Camp Creates the Best Version of Yourself!

Dear Parents & Friends,

It’s been another great GV day here. Where else can you see so many cool activities taking place.  Sports was playing basketball today and will be moving on to football for tomorrow and Monday and then finish up with fat bat baseball.  And of course there’s the English “football” we call soccer that’s an everyday staple at camp.  Many of our campers love American football and it’s always fun to create a good game without all the blocking and tackling. It’s more of a passing game with lots of razzle dazzle, laterals, ball must be passed forward or lateraled backwards and plays can last a long time. This too depends on when you can rush the passer – 1- mississippi – 2– mississippi – 3………. and up to 10. The old statue of liberty and the double reverse play always catches at least a few off guard.

Horses were stepping high this morning in the ring with quite a few campers who have had some experience on a horse before.  They were showing off their skills turning and moving the horse as easy as turning a mountain bike.  Our program is Hunt Seat or English saddles. The campers were learning to trot and post today. When they’ve had enough in the ring it’s off to the trail we go. I always get a start when the horses pass by the lake one minute and mountain bikers the next. When the two do meet it’s the bikes who stop and dismount to give right of way. People and especially horses have the right of way both here and out on the trails in Dupont when we’re riding.

There is no right of way on the Traverse line at the lake. There’s no right way either, because just getting across is quite the accomplishment. Rarely does a camper or counselor make it across without falling in the lake. It’s one of the most difficult and fun activity we’ve created at camp. The zip line is equally fun and a lot easier. If you can pull off a spider man move you’ve made a name for yourself on the zip. You simply grab the rope and hang upside down as you fly out across the lake. We also have our famous WaterMat back on the lake after a short hiatus. It’s a floating island that’s 6 X 22 feet and will hold about 2300 lbs.  The campers love it.  Our small lake gets a workout each day with a million things going on in and around it. Kayaking is readying paddlers for trips next week.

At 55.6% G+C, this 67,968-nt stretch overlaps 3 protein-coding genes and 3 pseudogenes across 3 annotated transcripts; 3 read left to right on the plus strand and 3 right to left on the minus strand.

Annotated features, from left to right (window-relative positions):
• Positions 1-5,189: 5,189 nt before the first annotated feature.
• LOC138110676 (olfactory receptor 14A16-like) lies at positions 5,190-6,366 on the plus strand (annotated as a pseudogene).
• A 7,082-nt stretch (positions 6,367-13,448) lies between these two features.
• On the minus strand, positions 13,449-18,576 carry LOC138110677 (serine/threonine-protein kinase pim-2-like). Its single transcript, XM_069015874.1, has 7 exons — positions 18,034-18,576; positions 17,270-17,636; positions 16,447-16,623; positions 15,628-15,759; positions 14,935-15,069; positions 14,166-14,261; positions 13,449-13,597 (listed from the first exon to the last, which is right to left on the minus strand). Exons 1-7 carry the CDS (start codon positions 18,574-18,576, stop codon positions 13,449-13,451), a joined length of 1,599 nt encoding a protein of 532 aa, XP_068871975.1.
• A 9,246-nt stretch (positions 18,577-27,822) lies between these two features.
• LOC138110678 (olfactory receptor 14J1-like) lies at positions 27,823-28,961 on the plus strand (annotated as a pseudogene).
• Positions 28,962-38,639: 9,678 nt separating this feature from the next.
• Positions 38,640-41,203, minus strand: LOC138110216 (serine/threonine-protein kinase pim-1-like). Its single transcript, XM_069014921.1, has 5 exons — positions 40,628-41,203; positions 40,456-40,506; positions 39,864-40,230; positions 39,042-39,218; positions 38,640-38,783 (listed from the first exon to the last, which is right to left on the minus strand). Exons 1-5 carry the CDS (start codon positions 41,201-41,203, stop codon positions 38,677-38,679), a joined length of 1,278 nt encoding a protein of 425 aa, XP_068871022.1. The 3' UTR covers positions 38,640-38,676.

The Farm is still waiting for mama pig to give birth.  Everyone is holding their breath and just waiting for the big day.  Speaking of the Farm, we held our Farm campfire tonight and it was a blast.  There was dancing, stories about a lost goat with a bit of a Lion King theme, clogging by Dale, music by the Needle Nose Vice Grips, a story called The Chauffer and the Professor, and of course an intermission that included carrot cake for all attending.

The Arts Arena of camp was producing all kinds of artistic gems over the past couple of days. Campers are keeping the looms hot at Shady Grove and other artistic endeavors include candles that smell great, wonderful Batiks, of course tye dyes, baskets, and marbled scarves are just a few of the things popping up around camp. Clay is that medium at camp that can take on your best imaginative ideas. Clay can capture a child’s imagination and the best part is, you get to use your hands with your brain to create whatever you want. And you thought only engineers get to do that.

And the only thing better than jam on a johnny cake made at the Mill is ice cream made at the Mill which happened today. That’s one of those activities that’s always full and I wonder why. Cindy, our Miller is much like Tom Sawyer and his assorted friends who whitewashed Miss Polly’s fence. Getting campers to help make ice cream is even easier.

What you’ve just read is just the tip of the iceberg here at camp. It’s a daily lineup of special moments connected to so many campers and staff doing wonderful things and being the best versions of themselves, as Maggie would say.  When I coached soccer, I always used to tell my players that soccer was a game of many opportunities to touch the ball. Camp is much the same with so many interactions from campers to staff and staff to campers. Our touches are of the EQ (emotional intelligence) realm, where interaction, conversation, learning to express oneself, listening, timing, and learning social Q’s. It’s such a great place to learn to live with people, make new friends, listen carefully to a different accent, show off your table manners and the list goes on. We are building memories or camp DNA as I call it. Stay tuned!